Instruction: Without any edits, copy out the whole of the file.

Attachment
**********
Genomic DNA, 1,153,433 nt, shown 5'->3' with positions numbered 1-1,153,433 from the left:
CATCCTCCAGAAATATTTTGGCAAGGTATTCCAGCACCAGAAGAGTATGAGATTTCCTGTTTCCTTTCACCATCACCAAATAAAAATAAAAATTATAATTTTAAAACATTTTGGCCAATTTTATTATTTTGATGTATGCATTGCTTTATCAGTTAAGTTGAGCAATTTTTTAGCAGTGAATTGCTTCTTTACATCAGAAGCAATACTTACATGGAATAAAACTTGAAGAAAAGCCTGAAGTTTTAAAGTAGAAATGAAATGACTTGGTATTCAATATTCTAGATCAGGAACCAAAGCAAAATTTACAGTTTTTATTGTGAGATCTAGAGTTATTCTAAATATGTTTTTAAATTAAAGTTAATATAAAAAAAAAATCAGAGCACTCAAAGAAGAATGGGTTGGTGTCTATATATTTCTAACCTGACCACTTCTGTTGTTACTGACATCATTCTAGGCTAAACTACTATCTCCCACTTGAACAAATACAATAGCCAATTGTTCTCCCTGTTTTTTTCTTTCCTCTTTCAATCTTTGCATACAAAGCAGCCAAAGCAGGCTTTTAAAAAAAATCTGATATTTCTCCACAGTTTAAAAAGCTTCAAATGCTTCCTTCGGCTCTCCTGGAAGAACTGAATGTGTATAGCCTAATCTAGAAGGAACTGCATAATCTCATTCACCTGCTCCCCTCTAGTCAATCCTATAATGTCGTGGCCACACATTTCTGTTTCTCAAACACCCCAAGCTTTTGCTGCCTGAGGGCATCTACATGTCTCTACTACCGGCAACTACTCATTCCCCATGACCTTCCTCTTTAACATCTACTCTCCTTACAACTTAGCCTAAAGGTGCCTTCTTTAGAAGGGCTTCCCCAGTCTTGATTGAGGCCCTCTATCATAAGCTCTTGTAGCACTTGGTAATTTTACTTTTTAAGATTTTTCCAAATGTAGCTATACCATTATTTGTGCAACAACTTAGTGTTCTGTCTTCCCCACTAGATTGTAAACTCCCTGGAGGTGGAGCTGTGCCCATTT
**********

Genomic DNA, 1,153,433 nt, shown 5'->3' with positions numbered 1-1,153,433 from the left:
CATCCTCCAGAAATATTTTGGCAAGGTATTCCAGCACCAGAAGAGTATGAGATTTCCTGTTTCCTTTCACCATCACCAAATAAAAATAAAAATTATAATTTTAAAACATTTTGGCCAATTTTATTATTTTGATGTATGCATTGCTTTATCAGTTAAGTTGAGCAATTTTTTAGCAGTGAATTGCTTCTTTACATCAGAAGCAATACTTACATGGAATAAAACTTGAAGAAAAGCCTGAAGTTTTAAAGTAGAAATGAAATGACTTGGTATTCAATATTCTAGATCAGGAACCAAAGCAAAATTTACAGTTTTTATTGTGAGATCTAGAGTTATTCTAAATATGTTTTTAAATTAAAGTTAATATAAAAAAAAAATCAGAGCACTCAAAGAAGAATGGGTTGGTGTCTATATATTTCTAACCTGACCACTTCTGTTGTTACTGACATCATTCTAGGCTAAACTACTATCTCCCACTTGAACAAATACAATAGCCAATTGTTCTCCCTGTTTTTTTCTTTCCTCTTTCAATCTTTGCATACAAAGCAGCCAAAGCAGGCTTTTAAAAAAAATCTGATATTTCTCCACAGTTTAAAAAGCTTCAAATGCTTCCTTCGGCTCTCCTGGAAGAACTGAATGTGTATAGCCTAATCTAGAAGGAACTGCATAATCTCATTCACCTGCTCCCCTCTAGTCAATCCTATAATGTCGTGGCCACACATTTCTGTTTCTCAAACACCCCAAGCTTTTGCTGCCTGAGGGCATCTACATGTCTCTACTACCGGCAACTACTCATTCCCCATGACCTTCCTCTTTAACATCTACTCTCCTTACAACTTAGCCTAAAGGTGCCTTCTTTAGAAGGGCTTCCCCAGTCTTGATTGAGGCCCTCTATCATAAGCTCTTGTAGCACTTGGTAATTTTACTTTTTAAGATTTTTCCAAATGTAGCTATACCATTATTTGTGCAACAACTTAGTGTTCTGTCTTCCCCACTAGATTGTAAACTCCCTGGAGGTGGAGCTGTGCCCATTT